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My kids just completed reading God’s Smuggler and I wanted to share their book reviews.  I think they did a great job and hope their reviews will encourage you to read this book; I know that I was inspired and encouraged by this contemporary story of faith.

Rachel Casto Book Review: God’s Smuggler by Brother Andrew

 God’s Smuggler is a book about the life of Brother Andrew, a Dutch missionary who went behind the Iron Curtain to spread the Word of God to all the people of the world.  But his methods of doing so were unlike normal missionaries.  He was never formally trained and he was entirely funded by donations that were sent without his asking for them.  He fully relied on God to take care of all his needs, at home and in the mission field.

It’s a spectacular story which can sometimes bring you to tears at the sheer miraculous nature of the situations and solutions that happened during his life.  The details he used to describe how Christians could just recognize each other and feel the untamed joy from that recognition and fellowship was extremely moving.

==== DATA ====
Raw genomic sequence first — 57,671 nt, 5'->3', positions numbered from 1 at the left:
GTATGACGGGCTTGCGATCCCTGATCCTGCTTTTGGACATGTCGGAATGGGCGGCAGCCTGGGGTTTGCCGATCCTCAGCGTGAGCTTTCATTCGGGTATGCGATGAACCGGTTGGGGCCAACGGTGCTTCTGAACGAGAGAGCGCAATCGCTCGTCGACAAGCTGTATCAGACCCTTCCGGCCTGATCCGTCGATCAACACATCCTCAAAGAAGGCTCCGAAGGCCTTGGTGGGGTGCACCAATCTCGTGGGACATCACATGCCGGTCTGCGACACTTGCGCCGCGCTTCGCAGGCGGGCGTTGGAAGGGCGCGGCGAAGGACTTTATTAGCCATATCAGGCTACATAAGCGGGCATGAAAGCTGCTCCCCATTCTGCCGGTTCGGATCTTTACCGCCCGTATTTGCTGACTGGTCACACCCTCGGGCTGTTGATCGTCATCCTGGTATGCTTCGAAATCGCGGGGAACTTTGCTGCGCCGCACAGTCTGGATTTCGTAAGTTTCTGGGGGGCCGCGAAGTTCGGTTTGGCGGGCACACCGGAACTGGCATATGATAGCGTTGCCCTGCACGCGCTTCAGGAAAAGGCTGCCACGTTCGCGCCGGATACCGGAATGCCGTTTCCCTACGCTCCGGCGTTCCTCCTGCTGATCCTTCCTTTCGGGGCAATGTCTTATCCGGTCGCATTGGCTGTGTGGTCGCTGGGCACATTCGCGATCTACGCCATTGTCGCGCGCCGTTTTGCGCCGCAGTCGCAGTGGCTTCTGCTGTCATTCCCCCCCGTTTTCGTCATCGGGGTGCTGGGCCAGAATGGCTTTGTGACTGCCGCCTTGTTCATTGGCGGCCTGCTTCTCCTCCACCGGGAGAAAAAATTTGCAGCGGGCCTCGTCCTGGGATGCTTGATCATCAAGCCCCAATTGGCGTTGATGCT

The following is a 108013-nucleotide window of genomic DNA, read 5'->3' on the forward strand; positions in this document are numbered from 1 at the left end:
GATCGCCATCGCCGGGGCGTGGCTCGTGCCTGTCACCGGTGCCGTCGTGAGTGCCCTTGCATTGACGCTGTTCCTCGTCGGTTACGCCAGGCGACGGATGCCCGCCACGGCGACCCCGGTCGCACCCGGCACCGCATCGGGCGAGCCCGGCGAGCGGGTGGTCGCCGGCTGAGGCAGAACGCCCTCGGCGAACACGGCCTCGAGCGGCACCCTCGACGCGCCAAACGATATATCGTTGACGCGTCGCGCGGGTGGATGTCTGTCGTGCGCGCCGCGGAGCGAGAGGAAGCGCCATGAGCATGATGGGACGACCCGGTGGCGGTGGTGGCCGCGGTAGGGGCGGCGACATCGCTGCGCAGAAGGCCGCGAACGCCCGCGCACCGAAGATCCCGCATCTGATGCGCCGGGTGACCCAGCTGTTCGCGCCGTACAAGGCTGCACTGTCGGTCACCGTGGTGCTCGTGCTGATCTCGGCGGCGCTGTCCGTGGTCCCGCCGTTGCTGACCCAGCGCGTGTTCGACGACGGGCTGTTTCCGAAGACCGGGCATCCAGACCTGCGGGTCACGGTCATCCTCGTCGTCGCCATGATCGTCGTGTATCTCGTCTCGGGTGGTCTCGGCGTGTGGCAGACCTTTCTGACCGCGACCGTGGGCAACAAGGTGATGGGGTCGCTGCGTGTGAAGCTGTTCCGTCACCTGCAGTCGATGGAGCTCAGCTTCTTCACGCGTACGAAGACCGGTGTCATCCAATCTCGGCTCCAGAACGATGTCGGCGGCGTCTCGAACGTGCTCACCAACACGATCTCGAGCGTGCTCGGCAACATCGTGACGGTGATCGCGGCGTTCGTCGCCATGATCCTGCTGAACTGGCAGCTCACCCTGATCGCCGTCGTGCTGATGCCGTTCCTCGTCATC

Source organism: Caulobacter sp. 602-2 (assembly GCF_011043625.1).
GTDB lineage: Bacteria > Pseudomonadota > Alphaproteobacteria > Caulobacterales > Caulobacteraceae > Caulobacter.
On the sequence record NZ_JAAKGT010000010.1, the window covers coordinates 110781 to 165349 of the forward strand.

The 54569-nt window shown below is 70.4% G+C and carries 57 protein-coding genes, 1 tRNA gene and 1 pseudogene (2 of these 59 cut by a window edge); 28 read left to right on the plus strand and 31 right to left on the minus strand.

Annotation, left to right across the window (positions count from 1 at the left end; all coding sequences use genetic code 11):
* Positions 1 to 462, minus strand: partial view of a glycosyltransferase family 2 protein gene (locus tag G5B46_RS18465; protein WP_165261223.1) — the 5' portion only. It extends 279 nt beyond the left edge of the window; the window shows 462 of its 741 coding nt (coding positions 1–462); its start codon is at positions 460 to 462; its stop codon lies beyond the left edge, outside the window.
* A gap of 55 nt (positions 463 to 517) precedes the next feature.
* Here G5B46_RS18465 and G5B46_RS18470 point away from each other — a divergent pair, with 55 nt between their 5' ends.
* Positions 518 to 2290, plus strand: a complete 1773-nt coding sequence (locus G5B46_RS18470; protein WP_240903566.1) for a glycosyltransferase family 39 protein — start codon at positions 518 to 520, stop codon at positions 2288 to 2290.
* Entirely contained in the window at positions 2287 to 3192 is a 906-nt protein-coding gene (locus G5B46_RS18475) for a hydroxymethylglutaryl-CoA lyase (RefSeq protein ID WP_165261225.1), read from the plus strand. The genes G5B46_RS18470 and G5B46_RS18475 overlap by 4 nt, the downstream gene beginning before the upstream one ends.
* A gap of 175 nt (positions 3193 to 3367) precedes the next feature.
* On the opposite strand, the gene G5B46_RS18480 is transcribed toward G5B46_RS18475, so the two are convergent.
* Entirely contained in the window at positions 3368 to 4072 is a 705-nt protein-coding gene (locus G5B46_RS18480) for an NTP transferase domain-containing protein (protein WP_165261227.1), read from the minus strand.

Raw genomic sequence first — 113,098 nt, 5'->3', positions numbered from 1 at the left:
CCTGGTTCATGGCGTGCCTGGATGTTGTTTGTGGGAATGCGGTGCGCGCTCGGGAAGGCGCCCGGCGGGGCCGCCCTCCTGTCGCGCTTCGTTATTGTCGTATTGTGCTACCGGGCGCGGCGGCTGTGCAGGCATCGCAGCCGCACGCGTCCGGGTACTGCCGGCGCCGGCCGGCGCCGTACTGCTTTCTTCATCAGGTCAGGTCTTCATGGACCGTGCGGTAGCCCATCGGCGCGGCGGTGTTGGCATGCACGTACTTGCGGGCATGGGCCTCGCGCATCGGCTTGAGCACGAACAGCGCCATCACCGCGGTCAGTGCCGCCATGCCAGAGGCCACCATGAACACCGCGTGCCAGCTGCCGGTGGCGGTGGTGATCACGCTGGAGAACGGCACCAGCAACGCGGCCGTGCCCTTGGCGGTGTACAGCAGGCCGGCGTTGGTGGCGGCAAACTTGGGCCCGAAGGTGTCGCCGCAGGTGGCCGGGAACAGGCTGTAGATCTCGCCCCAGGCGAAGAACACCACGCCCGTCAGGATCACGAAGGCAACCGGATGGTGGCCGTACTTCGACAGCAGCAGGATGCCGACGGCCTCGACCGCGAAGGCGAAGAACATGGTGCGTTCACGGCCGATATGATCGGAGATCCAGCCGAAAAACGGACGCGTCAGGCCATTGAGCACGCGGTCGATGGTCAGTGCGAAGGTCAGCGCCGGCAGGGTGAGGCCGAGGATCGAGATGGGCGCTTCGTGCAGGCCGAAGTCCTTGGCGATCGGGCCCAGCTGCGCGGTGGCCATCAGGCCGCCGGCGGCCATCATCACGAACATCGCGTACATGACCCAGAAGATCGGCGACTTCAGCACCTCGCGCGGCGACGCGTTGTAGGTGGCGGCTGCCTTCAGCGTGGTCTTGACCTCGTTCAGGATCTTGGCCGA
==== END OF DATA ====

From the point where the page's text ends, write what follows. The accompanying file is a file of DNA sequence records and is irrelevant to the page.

The story is good to read for any new Christians, anyone who wishes to go into the mission field, really any Christian at all.

Alec Casto Book Review: God’s Smuggler, by Brother Andrew

 God’s Smuggler is a book written by Brother Andrew, a Dutch missionary whose main mission field was communist countries.  A lot of his work was during the 1950s and 60s, a time when the United States was more concerned with the “Red Menace” than concerned with spreading God’s Kingdom, which ironically was a time when the veil of Christianity was used to show how patriotic and God-fearing a nation we were.